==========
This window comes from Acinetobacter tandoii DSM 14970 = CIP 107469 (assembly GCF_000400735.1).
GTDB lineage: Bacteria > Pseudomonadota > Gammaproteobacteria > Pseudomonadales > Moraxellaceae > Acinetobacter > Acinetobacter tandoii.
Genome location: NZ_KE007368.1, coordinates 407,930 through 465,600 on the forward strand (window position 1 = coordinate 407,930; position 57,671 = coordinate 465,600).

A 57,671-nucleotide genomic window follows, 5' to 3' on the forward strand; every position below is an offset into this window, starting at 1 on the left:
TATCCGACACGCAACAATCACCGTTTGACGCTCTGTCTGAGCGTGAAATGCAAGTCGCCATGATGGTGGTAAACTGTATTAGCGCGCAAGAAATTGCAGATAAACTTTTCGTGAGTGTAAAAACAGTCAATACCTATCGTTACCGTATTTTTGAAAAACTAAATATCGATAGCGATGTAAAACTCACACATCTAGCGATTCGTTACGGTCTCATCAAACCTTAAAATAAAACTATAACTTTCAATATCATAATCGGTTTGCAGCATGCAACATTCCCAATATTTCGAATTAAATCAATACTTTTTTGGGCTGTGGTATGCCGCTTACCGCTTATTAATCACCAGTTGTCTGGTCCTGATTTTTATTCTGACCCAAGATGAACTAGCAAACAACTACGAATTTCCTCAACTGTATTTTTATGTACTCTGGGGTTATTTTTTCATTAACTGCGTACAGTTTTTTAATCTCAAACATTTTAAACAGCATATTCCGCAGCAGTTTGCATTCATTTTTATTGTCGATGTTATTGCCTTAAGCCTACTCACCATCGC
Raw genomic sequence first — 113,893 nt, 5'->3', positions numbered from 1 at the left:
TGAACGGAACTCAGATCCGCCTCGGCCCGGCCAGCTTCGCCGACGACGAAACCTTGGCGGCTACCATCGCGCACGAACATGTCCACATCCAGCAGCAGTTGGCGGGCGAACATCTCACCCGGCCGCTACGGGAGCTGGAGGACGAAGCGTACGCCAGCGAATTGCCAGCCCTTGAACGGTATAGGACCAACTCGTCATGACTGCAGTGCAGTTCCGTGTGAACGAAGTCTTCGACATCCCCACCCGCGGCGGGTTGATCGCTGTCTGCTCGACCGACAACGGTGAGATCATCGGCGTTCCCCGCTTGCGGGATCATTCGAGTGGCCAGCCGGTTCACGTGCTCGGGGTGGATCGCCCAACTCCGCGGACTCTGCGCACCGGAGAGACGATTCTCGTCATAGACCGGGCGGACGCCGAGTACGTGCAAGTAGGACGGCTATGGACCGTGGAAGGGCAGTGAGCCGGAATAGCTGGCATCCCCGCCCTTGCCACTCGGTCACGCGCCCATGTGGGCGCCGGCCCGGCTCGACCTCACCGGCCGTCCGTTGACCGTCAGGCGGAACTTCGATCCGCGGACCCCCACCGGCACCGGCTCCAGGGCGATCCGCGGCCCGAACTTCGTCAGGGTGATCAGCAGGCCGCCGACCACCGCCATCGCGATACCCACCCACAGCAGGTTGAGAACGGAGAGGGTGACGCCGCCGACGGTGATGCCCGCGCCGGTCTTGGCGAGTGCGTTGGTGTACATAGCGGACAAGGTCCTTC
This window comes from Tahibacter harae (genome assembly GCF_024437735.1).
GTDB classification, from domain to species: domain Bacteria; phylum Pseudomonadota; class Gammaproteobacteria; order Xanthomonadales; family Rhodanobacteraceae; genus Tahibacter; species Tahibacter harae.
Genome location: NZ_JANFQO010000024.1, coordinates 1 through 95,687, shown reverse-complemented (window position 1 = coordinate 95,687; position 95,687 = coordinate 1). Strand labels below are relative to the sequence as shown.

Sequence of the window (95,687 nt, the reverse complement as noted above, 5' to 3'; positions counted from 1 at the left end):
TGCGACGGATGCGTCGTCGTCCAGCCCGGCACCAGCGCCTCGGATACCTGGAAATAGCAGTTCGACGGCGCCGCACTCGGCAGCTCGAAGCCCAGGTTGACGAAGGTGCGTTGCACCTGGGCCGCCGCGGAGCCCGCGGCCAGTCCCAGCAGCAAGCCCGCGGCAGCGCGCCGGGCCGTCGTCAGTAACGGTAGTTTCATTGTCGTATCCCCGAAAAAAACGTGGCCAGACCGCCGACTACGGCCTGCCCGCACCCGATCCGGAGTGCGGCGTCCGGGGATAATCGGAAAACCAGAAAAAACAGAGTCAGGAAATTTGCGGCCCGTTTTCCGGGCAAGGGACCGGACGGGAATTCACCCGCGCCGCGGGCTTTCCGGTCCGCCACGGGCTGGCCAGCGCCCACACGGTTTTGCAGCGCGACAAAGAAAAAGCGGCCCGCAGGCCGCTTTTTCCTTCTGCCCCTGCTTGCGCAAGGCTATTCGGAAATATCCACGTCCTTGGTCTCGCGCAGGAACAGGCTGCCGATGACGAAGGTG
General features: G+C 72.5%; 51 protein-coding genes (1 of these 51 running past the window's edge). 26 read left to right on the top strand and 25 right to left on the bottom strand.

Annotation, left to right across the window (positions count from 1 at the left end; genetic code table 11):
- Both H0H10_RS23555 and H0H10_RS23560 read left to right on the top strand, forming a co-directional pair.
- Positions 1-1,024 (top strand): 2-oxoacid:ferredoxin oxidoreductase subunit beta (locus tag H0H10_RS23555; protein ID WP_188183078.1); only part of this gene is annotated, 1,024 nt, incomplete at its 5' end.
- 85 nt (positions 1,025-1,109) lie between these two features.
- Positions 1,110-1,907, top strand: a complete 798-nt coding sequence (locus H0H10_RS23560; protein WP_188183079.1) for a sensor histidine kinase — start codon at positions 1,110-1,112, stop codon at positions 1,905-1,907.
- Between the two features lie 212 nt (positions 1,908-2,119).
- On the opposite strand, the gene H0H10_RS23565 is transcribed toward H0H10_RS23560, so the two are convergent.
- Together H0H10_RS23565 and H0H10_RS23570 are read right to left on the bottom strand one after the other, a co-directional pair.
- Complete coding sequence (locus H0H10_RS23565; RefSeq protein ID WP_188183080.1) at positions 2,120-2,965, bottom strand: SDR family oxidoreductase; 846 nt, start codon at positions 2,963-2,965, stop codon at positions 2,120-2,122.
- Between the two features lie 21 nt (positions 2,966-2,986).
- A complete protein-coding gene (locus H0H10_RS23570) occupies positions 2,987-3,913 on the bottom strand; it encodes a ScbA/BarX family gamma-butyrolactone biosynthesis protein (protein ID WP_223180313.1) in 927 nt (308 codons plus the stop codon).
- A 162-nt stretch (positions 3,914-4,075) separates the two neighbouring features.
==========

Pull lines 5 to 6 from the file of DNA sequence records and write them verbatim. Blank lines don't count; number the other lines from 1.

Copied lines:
TATCCGACACGCAACAATCACCGTTTGACGCTCTGTCTGAGCGTGAAATGCAAGTCGCCATGATGGTGGTAAACTGTATTAGCGCGCAAGAAATTGCAGATAAACTTTTCGTGAGTGTAAAAACAGTCAATACCTATCGTTACCGTATTTTTGAAAAACTAAATATCGATAGCGATGTAAAACTCACACATCTAGCGATTCGTTACGGTCTCATCAAACCTTAAAATAAAACTATAACTTTCAATATCATAATCGGTTTGCAGCATGCAACATTCCCAATATTTCGAATTAAATCAATACTTTTTTGGGCTGTGGTATGCCGCTTACCGCTTATTAATCACCAGTTGTCTGGTCCTGATTTTTATTCTGACCCAAGATGAACTAGCAAACAACTACGAATTTCCTCAACTGTATTTTTATGTACTCTGGGGTTATTTTTTCATTAACTGCGTACAGTTTTTTAATCTCAAACATTTTAAACAGCATATTCCGCAGCAGTTTGCATTCATTTTTATTGTCGATGTTATTGCCTTAAGCCTACTCACCATCGC
Raw genomic sequence first — 113,893 nt, 5'->3', positions numbered from 1 at the left: